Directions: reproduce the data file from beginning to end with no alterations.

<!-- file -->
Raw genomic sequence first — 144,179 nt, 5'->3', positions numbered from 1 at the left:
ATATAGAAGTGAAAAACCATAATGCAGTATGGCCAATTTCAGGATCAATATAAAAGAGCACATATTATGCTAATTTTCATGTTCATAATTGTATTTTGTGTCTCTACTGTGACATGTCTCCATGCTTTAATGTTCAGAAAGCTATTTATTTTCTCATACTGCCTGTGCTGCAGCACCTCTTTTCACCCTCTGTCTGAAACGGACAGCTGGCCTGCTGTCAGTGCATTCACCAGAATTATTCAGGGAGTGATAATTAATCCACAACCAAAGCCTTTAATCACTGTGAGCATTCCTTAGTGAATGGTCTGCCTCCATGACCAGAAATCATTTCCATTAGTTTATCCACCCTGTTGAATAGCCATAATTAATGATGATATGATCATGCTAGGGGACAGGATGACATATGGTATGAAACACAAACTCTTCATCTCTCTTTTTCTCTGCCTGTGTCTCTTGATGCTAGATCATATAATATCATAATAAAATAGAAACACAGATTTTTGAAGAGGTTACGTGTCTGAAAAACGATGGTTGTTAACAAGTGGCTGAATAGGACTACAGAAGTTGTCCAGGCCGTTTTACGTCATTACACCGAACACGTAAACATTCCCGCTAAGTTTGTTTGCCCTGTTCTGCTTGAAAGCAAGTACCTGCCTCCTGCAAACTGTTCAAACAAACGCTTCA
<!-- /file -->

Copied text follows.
Raw genomic sequence first — 144,179 nt, 5'->3', positions numbered from 1 at the left:
ATATAGAAGTGAAAAACCATAATGCAGTATGGCCAATTTCAGGATCAATATAAAAGAGCACATATTATGCTAATTTTCATGTTCATAATTGTATTTTGTGTCTCTACTGTGACATGTCTCCATGCTTTAATGTTCAGAAAGCTATTTATTTTCTCATACTGCCTGTGCTGCAGCACCTCTTTTCACCCTCTGTCTGAAACGGACAGCTGGCCTGCTGTCAGTGCATTCACCAGAATTATTCAGGGAGTGATAATTAATCCACAACCAAAGCCTTTAATCACTGTGAGCATTCCTTAGTGAATGGTCTGCCTCCATGACCAGAAATCATTTCCATTAGTTTATCCACCCTGTTGAATAGCCATAATTAATGATGATATGATCATGCTAGGGGACAGGATGACATATGGTATGAAACACAAACTCTTCATCTCTCTTTTTCTCTGCCTGTGTCTCTTGATGCTAGATCATATAATATCATAATAAAATAGAAACACAGATTTTTGAAGAGGTTACGTGTCTGAAAAACGATGGTTGTTAACAAGTGGCTGAATAGGACTACAGAAGTTGTCCAGGCCGTTTTACGTCATTACACCGAACACGTAAACATTCCCGCTAAGTTTGTTTGCCCTGTTCTGCTTGAAAGCAAGTACCTGCCTCCTGCAAACTGTTCAAACAAACGCTTCA